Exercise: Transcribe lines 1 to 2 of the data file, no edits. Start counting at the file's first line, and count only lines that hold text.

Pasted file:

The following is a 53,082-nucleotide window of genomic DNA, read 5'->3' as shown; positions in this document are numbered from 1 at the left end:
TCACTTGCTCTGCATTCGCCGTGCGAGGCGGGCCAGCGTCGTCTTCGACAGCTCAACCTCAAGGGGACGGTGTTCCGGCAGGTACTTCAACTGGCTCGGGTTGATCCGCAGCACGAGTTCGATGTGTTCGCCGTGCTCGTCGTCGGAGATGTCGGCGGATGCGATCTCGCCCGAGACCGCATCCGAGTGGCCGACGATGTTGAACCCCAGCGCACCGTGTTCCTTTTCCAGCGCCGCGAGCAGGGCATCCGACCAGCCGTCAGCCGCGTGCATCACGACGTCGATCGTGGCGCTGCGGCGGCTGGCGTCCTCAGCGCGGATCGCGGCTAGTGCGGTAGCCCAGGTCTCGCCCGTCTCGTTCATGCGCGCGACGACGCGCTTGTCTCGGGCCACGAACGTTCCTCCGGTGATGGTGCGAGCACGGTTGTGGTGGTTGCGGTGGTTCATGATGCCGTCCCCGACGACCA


The following is a 53,082-nucleotide window of genomic DNA, read 5'->3' as shown; positions in this document are numbered from 1 at the left end:
TCACTTGCTCTGCATTCGCCGTGCGAGGCGGGCCAGCGTCGTCTTCGACAGCTCAACCTCAAGGGGACGGTGTTCCGGCAGGTACTTCAACTGGCTCGGGTTGATCCGCAGCACGAGTTCGATGTGTTCGCCGTGCTCGTCGTCGGAGATGTCGGCGGATGCGATCTCGCCCGAGACCGCATCCGAGTGGCCGACGATGTTGAACCCCAGCGCACCGTGTTCCTTTTCCAGCGCCGCGAGCAGGGCATCCGACCAGCCGTCAGCCGCGTGCATCACGACGTCGATCGTGGCGCTGCGGCGGCTGGCGTCCTCAGCGCGGATCGCGGCTAGTGCGGTAGCCCAGGTCTCGCCCGTCTCGTTCATGCGCGCGACGACGCGCTTGTCTCGGGCCACGAACGTTCCTCCGGTGATGGTGCGAGCACGGTTGTGGTGGTTGCGGTGGTTCATGATGCCGTCCCCGACGACCA